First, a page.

U.S. Department of Agriculture: Animal and Plant Health Inspection Service


Date of this Version



Crop Protection 65 (2014) 221-226.


U.S. government work.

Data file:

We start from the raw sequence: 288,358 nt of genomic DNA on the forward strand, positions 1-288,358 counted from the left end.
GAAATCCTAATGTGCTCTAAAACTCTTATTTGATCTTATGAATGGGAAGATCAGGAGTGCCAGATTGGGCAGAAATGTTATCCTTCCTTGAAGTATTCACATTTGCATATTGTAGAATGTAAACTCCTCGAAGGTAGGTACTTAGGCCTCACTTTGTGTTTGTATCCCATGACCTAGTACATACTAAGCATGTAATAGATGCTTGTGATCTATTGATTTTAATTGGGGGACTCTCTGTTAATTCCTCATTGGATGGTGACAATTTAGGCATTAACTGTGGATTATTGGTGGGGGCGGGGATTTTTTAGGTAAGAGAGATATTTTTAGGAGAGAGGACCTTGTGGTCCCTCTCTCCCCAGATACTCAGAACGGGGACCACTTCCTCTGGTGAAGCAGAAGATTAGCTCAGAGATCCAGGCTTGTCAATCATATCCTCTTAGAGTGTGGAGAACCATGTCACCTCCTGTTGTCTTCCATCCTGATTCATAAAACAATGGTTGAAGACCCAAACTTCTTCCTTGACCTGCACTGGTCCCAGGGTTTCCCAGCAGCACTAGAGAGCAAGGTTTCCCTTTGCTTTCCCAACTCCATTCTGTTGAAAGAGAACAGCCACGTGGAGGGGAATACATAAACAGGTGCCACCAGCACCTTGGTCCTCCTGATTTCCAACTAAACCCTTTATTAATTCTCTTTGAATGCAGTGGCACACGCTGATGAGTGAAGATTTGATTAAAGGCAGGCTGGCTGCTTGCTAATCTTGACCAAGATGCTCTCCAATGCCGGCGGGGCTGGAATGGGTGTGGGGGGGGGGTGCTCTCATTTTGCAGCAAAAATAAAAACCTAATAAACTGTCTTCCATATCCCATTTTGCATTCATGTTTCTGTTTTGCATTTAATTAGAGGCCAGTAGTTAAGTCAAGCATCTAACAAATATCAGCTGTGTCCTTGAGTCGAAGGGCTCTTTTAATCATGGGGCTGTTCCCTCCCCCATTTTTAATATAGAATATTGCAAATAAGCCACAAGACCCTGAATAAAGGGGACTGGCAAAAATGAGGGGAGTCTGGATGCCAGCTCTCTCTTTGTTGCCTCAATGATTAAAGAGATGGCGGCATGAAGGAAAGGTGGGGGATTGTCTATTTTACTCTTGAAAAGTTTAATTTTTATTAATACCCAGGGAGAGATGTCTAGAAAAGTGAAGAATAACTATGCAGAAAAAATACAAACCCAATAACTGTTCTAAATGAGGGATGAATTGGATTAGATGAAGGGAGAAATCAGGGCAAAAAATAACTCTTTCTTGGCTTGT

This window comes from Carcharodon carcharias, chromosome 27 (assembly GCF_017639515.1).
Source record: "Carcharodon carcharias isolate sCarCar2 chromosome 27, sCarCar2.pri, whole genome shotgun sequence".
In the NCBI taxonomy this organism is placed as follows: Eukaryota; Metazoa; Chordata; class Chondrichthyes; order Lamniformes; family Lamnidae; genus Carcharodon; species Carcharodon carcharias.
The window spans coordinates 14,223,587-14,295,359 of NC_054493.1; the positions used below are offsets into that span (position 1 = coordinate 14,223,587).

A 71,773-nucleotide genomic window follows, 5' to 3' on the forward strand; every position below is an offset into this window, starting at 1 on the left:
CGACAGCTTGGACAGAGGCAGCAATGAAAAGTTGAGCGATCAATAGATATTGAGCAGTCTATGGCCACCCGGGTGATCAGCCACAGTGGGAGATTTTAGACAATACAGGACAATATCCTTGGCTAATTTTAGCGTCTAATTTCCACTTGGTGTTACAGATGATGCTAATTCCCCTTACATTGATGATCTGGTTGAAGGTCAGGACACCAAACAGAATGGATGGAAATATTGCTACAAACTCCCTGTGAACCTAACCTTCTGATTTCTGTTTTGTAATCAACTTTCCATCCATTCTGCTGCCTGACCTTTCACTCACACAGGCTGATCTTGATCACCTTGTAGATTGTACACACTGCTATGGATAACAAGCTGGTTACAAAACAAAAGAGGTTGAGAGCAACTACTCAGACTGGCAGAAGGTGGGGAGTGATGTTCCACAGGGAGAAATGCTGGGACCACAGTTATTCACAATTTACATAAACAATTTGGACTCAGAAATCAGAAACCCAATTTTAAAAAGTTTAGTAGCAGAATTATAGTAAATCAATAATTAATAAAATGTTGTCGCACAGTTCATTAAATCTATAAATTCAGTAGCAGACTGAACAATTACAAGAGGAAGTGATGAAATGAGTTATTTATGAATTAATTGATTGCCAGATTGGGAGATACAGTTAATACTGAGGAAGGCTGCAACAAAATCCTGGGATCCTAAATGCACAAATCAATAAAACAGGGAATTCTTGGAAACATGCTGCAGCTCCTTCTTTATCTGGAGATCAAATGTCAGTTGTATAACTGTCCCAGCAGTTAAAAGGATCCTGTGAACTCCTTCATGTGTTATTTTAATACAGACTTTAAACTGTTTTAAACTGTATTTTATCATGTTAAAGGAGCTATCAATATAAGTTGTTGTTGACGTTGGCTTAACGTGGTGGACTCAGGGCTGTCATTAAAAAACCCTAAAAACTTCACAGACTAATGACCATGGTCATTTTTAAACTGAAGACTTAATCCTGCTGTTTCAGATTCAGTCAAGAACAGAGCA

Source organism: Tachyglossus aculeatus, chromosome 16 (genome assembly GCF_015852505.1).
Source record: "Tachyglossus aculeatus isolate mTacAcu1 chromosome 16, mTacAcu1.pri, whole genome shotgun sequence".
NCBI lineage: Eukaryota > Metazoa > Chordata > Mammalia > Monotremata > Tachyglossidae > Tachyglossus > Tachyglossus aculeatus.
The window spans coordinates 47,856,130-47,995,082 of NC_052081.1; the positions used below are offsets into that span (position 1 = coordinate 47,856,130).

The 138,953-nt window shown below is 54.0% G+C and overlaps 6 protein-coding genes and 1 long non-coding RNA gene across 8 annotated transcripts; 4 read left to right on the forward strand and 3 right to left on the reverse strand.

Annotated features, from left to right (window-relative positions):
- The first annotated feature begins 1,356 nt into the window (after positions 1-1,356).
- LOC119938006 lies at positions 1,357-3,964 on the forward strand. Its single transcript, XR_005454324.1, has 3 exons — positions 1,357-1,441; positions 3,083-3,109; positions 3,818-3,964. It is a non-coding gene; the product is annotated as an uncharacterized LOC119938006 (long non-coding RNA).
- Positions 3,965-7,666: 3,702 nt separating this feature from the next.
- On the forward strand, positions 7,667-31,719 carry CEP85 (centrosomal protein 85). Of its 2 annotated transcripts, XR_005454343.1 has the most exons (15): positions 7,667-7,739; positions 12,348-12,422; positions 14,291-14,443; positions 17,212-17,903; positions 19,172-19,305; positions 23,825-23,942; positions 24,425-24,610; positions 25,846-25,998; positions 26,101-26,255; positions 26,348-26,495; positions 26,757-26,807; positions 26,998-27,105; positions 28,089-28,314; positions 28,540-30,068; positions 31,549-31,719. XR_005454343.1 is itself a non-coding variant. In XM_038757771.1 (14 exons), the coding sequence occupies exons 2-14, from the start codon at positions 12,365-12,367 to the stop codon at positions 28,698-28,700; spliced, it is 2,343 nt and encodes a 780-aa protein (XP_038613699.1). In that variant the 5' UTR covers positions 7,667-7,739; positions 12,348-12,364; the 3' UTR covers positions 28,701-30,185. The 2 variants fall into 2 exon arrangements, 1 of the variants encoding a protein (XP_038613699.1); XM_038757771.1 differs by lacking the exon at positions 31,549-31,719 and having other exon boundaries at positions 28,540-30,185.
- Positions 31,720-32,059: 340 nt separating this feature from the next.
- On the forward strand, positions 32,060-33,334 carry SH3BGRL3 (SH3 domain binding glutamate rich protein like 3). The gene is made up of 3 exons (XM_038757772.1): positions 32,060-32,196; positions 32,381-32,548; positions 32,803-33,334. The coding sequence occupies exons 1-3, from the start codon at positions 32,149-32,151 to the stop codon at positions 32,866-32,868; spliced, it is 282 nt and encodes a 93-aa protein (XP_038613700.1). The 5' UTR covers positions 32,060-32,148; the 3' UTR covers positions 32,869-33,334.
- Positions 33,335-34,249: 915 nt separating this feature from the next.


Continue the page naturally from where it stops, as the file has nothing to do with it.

The restoration of eastern wild turkeys (Meleagris gallopavo silvestris; Viellot) within Wisconsin has successfully populated the central counties which account for 95% of American ginseng (Panax quinquefolius L.) production. In response to perceived and emerging conflicts, the Ginseng Board of Wisconsin, Inc. conducted producer surveys in March 2006 and 2012 to determine the extent and timing of wild turkey damage experienced among all Wisconsin ginseng producers, and the methods used to minimize wild turkey damage. We summarized 47 and 63 completed surveys in 2006 and 2012, respectively. Most survey respondents reported that wild turkeys were present and caused damage at their ginseng facilities every year. Turkey damage was regarded as “moderate” among most survey respondents. The majority of respondents in 2006 reported that annual losses were $2000-$5000, while most respondents in 2012 reported losses of less than $2000. Most producers reported spending less than $2000 annually for turkey damage management. Vertical fencing was reported as the most used and most effective damage management technique; the reported use and long-term efficacy of vertical fencing increasing substantially from 2006 to 2012. The increased use of vertical fencing may be related to the general downtrend in annual monetary losses due to wild turkeys from 2006 to 2012. These survey results will be used to further identify, investigate and manage the impacts of wild turkeys to Wisconsin ginseng production.

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